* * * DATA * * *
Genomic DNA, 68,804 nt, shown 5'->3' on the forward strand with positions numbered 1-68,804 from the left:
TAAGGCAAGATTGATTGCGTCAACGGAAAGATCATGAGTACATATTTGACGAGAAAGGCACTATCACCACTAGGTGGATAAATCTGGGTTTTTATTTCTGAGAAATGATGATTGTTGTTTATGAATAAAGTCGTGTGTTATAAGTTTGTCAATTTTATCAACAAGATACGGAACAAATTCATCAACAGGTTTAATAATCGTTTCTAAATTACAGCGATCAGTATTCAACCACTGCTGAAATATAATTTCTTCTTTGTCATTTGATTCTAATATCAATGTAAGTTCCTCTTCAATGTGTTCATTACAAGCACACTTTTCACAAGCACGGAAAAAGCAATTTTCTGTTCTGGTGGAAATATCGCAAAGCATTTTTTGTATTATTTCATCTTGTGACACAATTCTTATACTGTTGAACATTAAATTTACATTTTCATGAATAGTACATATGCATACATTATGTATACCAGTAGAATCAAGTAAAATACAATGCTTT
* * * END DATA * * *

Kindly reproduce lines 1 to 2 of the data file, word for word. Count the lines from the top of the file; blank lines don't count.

Genomic DNA, 68,804 nt, shown 5'->3' on the forward strand with positions numbered 1-68,804 from the left:
TAAGGCAAGATTGATTGCGTCAACGGAAAGATCATGAGTACATATTTGACGAGAAAGGCACTATCACCACTAGGTGGATAAATCTGGGTTTTTATTTCTGAGAAATGATGATTGTTGTTTATGAATAAAGTCGTGTGTTATAAGTTTGTCAATTTTATCAACAAGATACGGAACAAATTCATCAACAGGTTTAATAATCGTTTCTAAATTACAGCGATCAGTATTCAACCACTGCTGAAATATAATTTCTTCTTTGTCATTTGATTCTAATATCAATGTAAGTTCCTCTTCAATGTGTTCATTACAAGCACACTTTTCACAAGCACGGAAAAAGCAATTTTCTGTTCTGGTGGAAATATCGCAAAGCATTTTTTGTATTATTTCATCTTGTGACACAATTCTTATACTGTTGAACATTAAATTTACATTTTCATGAATAGTACATATGCATACATTATGTATACCAGTAGAATCAAGTAAAATACAATGCTTT